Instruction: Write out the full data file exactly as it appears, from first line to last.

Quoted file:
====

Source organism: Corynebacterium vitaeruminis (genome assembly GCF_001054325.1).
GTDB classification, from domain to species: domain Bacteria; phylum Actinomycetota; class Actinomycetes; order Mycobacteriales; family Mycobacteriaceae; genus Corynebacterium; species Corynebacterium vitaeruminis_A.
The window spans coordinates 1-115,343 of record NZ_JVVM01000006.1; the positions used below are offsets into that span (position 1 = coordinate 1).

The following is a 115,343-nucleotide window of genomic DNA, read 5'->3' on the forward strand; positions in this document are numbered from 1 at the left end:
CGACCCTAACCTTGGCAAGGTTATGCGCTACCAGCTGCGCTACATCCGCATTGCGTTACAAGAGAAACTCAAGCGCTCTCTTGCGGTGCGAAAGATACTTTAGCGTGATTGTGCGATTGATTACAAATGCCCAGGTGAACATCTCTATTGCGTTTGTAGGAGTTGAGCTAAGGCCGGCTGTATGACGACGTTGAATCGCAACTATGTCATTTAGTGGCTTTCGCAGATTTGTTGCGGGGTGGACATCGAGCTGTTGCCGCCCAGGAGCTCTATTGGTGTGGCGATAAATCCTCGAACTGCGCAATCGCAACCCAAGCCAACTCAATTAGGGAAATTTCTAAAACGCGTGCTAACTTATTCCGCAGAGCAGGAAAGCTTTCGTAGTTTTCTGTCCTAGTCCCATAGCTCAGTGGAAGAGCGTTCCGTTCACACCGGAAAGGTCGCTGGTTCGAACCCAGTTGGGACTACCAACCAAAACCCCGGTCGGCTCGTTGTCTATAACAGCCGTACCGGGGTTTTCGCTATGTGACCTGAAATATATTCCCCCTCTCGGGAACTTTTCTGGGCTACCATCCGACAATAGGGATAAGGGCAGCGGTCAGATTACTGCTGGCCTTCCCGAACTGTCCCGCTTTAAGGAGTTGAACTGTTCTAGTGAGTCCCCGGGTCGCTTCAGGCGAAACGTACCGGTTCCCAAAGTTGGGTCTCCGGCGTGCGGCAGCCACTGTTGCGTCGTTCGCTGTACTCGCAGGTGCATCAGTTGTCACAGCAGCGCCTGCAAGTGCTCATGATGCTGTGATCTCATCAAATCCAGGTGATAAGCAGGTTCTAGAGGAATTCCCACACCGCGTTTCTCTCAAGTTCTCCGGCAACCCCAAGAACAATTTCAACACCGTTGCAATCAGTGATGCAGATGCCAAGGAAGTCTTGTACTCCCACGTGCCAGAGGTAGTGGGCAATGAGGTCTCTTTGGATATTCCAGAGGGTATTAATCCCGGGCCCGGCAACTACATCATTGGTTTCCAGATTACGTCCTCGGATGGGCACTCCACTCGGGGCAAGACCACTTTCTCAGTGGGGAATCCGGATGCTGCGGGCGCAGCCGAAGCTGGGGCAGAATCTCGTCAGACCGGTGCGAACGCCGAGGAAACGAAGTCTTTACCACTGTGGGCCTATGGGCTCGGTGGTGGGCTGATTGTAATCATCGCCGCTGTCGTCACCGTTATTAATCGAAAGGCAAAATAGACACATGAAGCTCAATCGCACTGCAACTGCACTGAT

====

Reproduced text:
Source organism: Corynebacterium vitaeruminis (genome assembly GCF_001054325.1).
GTDB classification, from domain to species: domain Bacteria; phylum Actinomycetota; class Actinomycetes; order Mycobacteriales; family Mycobacteriaceae; genus Corynebacterium; species Corynebacterium vitaeruminis_A.
The window spans coordinates 1-115,343 of record NZ_JVVM01000006.1; the positions used below are offsets into that span (position 1 = coordinate 1).

The following is a 115,343-nucleotide window of genomic DNA, read 5'->3' on the forward strand; positions in this document are numbered from 1 at the left end:
CGACCCTAACCTTGGCAAGGTTATGCGCTACCAGCTGCGCTACATCCGCATTGCGTTACAAGAGAAACTCAAGCGCTCTCTTGCGGTGCGAAAGATACTTTAGCGTGATTGTGCGATTGATTACAAATGCCCAGGTGAACATCTCTATTGCGTTTGTAGGAGTTGAGCTAAGGCCGGCTGTATGACGACGTTGAATCGCAACTATGTCATTTAGTGGCTTTCGCAGATTTGTTGCGGGGTGGACATCGAGCTGTTGCCGCCCAGGAGCTCTATTGGTGTGGCGATAAATCCTCGAACTGCGCAATCGCAACCCAAGCCAACTCAATTAGGGAAATTTCTAAAACGCGTGCTAACTTATTCCGCAGAGCAGGAAAGCTTTCGTAGTTTTCTGTCCTAGTCCCATAGCTCAGTGGAAGAGCGTTCCGTTCACACCGGAAAGGTCGCTGGTTCGAACCCAGTTGGGACTACCAACCAAAACCCCGGTCGGCTCGTTGTCTATAACAGCCGTACCGGGGTTTTCGCTATGTGACCTGAAATATATTCCCCCTCTCGGGAACTTTTCTGGGCTACCATCCGACAATAGGGATAAGGGCAGCGGTCAGATTACTGCTGGCCTTCCCGAACTGTCCCGCTTTAAGGAGTTGAACTGTTCTAGTGAGTCCCCGGGTCGCTTCAGGCGAAACGTACCGGTTCCCAAAGTTGGGTCTCCGGCGTGCGGCAGCCACTGTTGCGTCGTTCGCTGTACTCGCAGGTGCATCAGTTGTCACAGCAGCGCCTGCAAGTGCTCATGATGCTGTGATCTCATCAAATCCAGGTGATAAGCAGGTTCTAGAGGAATTCCCACACCGCGTTTCTCTCAAGTTCTCCGGCAACCCCAAGAACAATTTCAACACCGTTGCAATCAGTGATGCAGATGCCAAGGAAGTCTTGTACTCCCACGTGCCAGAGGTAGTGGGCAATGAGGTCTCTTTGGATATTCCAGAGGGTATTAATCCCGGGCCCGGCAACTACATCATTGGTTTCCAGATTACGTCCTCGGATGGGCACTCCACTCGGGGCAAGACCACTTTCTCAGTGGGGAATCCGGATGCTGCGGGCGCAGCCGAAGCTGGGGCAGAATCTCGTCAGACCGGTGCGAACGCCGAGGAAACGAAGTCTTTACCACTGTGGGCCTATGGGCTCGGTGGTGGGCTGATTGTAATCATCGCCGCTGTCGTCACCGTTATTAATCGAAAGGCAAAATAGACACATGAAGCTCAATCGCACTGCAACTGCACTGAT